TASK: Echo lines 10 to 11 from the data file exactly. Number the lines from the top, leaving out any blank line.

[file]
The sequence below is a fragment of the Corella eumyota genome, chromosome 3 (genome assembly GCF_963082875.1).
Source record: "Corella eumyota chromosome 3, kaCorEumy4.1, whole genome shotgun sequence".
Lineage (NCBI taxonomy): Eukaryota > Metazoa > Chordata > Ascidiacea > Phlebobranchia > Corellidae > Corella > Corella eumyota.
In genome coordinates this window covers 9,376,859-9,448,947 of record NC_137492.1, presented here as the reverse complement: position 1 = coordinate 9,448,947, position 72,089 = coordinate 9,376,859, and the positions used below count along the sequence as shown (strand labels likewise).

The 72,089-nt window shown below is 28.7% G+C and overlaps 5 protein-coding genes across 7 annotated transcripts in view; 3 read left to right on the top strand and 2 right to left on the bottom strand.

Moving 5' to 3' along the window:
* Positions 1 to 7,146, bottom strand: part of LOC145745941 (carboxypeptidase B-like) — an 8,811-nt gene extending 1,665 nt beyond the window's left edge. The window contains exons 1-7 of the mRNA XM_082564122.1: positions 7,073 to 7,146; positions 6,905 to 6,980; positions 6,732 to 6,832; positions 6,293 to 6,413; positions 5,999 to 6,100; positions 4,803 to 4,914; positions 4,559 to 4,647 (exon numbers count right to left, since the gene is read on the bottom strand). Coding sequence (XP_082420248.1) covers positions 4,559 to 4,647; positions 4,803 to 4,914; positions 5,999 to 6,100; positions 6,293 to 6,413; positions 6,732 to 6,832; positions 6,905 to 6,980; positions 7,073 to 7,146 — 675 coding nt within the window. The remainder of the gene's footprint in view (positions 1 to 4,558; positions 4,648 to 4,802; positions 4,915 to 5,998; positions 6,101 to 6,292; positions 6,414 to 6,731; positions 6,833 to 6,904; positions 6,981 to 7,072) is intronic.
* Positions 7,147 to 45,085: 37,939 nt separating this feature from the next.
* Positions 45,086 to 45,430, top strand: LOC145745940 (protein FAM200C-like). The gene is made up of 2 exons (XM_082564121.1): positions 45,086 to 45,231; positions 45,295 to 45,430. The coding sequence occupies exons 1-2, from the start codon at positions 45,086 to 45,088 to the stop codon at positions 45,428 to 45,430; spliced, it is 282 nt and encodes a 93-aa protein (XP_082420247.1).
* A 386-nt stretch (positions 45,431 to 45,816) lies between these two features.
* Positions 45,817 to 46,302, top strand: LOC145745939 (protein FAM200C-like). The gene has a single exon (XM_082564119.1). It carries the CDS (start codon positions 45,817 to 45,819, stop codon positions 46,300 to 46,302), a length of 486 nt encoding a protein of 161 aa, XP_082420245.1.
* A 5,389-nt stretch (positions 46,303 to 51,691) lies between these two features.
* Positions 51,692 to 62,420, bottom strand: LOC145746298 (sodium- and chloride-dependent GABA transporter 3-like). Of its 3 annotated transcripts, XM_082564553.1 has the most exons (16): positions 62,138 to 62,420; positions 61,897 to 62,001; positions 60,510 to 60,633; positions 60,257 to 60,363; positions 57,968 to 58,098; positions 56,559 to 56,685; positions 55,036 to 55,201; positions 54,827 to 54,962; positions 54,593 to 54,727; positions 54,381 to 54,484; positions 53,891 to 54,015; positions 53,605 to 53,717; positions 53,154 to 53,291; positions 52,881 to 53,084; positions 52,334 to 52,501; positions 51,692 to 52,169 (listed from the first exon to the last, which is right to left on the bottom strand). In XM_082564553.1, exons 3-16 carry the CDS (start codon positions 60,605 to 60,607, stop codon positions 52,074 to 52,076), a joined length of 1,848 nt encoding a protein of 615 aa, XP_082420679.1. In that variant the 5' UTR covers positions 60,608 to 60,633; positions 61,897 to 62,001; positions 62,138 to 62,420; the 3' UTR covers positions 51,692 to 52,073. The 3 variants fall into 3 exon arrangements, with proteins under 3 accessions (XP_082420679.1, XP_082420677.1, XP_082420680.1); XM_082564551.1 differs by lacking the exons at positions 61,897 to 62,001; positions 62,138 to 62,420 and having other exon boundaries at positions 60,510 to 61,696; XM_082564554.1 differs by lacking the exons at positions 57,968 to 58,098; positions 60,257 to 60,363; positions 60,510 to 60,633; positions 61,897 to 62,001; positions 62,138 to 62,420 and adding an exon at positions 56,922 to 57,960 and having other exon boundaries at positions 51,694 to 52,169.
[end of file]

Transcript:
* A 386-nt stretch (positions 45,431 to 45,816) lies between these two features.
* Positions 45,817 to 46,302, top strand: LOC145745939 (protein FAM200C-like). The gene has a single exon (XM_082564119.1). It carries the CDS (start codon positions 45,817 to 45,819, stop codon positions 46,300 to 46,302), a length of 486 nt encoding a protein of 161 aa, XP_082420245.1.